CCDGB: Bayo Akomolafe, "Becoming-black: On white syncopation at the end of the world"
Please join the Climate Change, Decolonization, and Global Blackness Lab (CCDGB) at the John Hope Franklin Humanities Institute for our 2023-24 speaker series. CCDGB is part of The Entanglement Project, an FHI initiative focused on the intersections of race, health, and climate.
ABOUT THE SPEAKER: Bayo Akomolafe, Ph.D., is a widely celebrated international speaker, posthumanist thinker, poet, teacher, public intellectual, essayist, and author of two books, /These Wilds Beyond our Fences: Letters to My Daughter on Humanity's Search for Home/ and /We Will Tell our Own Story: The Lions of Africa Speak/. He is the Founder of The Emergence Network and host of the postactivist course/festival/event, 'We Will Dance with Mountains'. He currently lectures at Pacifica Graduate Institute, California. He sits on the Board of many organizations including Science and Non-Duality (US) and Ancient Futures (Australia). In July 2022, Dr. Akomolafe was appointed the inaugural Global Senior Fellow of UC Berkeley's Othering and Belonging Institute. He has also been Fellow for The New Institute in Hamburg, Germany, and Visiting Critic-in-Residence for the Otis College of Art and Design, Los Angeles (2023). He is the recipient of an Honorary Doctorate from the California Institute of Integral Studies (CIIS), among other recognitions.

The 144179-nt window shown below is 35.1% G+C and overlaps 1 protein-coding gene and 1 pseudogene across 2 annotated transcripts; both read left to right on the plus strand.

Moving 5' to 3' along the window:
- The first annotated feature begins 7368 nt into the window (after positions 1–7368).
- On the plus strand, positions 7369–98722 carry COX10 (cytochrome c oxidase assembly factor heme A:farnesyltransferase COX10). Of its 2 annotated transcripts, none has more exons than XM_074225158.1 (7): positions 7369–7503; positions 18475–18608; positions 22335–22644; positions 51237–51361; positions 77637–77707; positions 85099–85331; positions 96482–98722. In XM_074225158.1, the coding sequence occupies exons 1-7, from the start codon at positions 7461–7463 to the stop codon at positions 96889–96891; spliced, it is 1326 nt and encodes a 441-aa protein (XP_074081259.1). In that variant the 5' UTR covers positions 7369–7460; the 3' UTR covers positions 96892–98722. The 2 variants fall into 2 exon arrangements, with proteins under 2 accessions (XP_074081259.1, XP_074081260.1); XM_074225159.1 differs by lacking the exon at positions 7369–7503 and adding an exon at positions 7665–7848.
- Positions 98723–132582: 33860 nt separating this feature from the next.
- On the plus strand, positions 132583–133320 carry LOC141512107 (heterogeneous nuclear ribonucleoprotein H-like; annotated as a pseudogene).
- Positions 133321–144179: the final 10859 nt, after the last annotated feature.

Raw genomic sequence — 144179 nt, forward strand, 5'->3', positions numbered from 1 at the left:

ABOUT THE LECTURE: The Yorubas have a proverb: "In order to find your way, you must lose it." In this talk, Dr. Bayo Akomolafe draws from the transatlantic excursions of the Yoruba deities known as orishas and the concept of 'ase' to reframe blackness as a more-than-human, counterhegemonic flow of indeterminacy that "maddens the imperial individual" and teases apart the project of stability from an "external within." This coming-apart is white syncopation, also known as becoming-black. "Not a becoming 'Black', but a becoming 'black'. A becoming-monster. A losing one's way. A veering off-course. A becoming-imperceptible....[which] is not necessarily about building new institutions, winning legislative victories, receiving reparations, or gaining greater representation and visibility." Akomolafe suggests that this becoming-black is the condition for the emergence of an autistic politics that cradles 'the minor gesture' (Erin Manning) as a response to contemporary crises.
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